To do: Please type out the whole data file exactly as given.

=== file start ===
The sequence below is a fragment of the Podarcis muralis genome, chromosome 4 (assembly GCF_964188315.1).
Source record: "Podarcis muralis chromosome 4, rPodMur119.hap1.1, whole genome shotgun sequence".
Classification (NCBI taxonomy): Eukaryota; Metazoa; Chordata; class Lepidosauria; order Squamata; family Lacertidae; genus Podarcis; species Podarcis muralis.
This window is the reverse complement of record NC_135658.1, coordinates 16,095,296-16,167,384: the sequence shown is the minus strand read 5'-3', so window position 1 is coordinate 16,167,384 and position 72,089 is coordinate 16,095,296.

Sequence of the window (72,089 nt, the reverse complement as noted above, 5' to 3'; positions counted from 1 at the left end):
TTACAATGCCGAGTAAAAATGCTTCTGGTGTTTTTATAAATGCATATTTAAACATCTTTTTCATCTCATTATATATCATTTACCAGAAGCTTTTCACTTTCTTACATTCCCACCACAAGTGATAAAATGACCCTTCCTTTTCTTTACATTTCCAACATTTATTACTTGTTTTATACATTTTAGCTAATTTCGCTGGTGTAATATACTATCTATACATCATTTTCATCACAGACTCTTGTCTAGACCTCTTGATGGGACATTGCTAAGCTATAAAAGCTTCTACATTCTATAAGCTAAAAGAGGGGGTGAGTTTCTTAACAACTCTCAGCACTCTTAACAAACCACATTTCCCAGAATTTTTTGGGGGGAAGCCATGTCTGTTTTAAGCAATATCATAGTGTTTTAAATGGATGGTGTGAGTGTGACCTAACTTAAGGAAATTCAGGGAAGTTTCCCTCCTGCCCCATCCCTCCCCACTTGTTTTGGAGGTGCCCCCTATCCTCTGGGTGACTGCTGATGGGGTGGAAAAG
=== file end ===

The sequence below is a fragment of the Podarcis muralis genome, chromosome 4 (assembly GCF_964188315.1).
Source record: "Podarcis muralis chromosome 4, rPodMur119.hap1.1, whole genome shotgun sequence".
Classification (NCBI taxonomy): Eukaryota; Metazoa; Chordata; class Lepidosauria; order Squamata; family Lacertidae; genus Podarcis; species Podarcis muralis.
This window is the reverse complement of record NC_135658.1, coordinates 16,095,296-16,167,384: the sequence shown is the minus strand read 5'-3', so window position 1 is coordinate 16,167,384 and position 72,089 is coordinate 16,095,296.

Sequence of the window (72,089 nt, the reverse complement as noted above, 5' to 3'; positions counted from 1 at the left end):
TTACAATGCCGAGTAAAAATGCTTCTGGTGTTTTTATAAATGCATATTTAAACATCTTTTTCATCTCATTATATATCATTTACCAGAAGCTTTTCACTTTCTTACATTCCCACCACAAGTGATAAAATGACCCTTCCTTTTCTTTACATTTCCAACATTTATTACTTGTTTTATACATTTTAGCTAATTTCGCTGGTGTAATATACTATCTATACATCATTTTCATCACAGACTCTTGTCTAGACCTCTTGATGGGACATTGCTAAGCTATAAAAGCTTCTACATTCTATAAGCTAAAAGAGGGGGTGAGTTTCTTAACAACTCTCAGCACTCTTAACAAACCACATTTCCCAGAATTTTTTGGGGGGAAGCCATGTCTGTTTTAAGCAATATCATAGTGTTTTAAATGGATGGTGTGAGTGTGACCTAACTTAAGGAAATTCAGGGAAGTTTCCCTCCTGCCCCATCCCTCCCCACTTGTTTTGGAGGTGCCCCCTATCCTCTGGGTGACTGCTGATGGGGTGGAAAAG